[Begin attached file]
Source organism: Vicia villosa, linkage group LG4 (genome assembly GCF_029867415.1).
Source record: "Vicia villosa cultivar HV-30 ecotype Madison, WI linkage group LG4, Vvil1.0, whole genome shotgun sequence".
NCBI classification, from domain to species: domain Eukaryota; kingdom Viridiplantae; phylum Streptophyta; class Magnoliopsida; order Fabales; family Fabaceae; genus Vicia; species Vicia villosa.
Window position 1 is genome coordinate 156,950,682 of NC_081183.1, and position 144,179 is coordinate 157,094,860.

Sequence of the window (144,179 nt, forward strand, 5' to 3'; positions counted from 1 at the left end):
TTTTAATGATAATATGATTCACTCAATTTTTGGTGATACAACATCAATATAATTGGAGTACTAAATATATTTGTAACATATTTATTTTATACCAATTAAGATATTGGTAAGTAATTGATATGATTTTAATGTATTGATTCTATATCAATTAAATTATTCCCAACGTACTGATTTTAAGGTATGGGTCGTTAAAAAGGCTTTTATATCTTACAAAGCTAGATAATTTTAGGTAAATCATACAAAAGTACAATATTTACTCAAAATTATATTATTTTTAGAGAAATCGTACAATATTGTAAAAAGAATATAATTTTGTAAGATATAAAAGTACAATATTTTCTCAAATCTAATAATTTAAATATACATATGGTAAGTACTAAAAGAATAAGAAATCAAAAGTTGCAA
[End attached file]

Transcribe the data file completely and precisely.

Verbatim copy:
Source organism: Vicia villosa, linkage group LG4 (genome assembly GCF_029867415.1).
Source record: "Vicia villosa cultivar HV-30 ecotype Madison, WI linkage group LG4, Vvil1.0, whole genome shotgun sequence".
NCBI classification, from domain to species: domain Eukaryota; kingdom Viridiplantae; phylum Streptophyta; class Magnoliopsida; order Fabales; family Fabaceae; genus Vicia; species Vicia villosa.
Window position 1 is genome coordinate 156,950,682 of NC_081183.1, and position 144,179 is coordinate 157,094,860.

Sequence of the window (144,179 nt, forward strand, 5' to 3'; positions counted from 1 at the left end):
TTTTAATGATAATATGATTCACTCAATTTTTGGTGATACAACATCAATATAATTGGAGTACTAAATATATTTGTAACATATTTATTTTATACCAATTAAGATATTGGTAAGTAATTGATATGATTTTAATGTATTGATTCTATATCAATTAAATTATTCCCAACGTACTGATTTTAAGGTATGGGTCGTTAAAAAGGCTTTTATATCTTACAAAGCTAGATAATTTTAGGTAAATCATACAAAAGTACAATATTTACTCAAAATTATATTATTTTTAGAGAAATCGTACAATATTGTAAAAAGAATATAATTTTGTAAGATATAAAAGTACAATATTTTCTCAAATCTAATAATTTAAATATACATATGGTAAGTACTAAAAGAATAAGAAATCAAAAGTTGCAA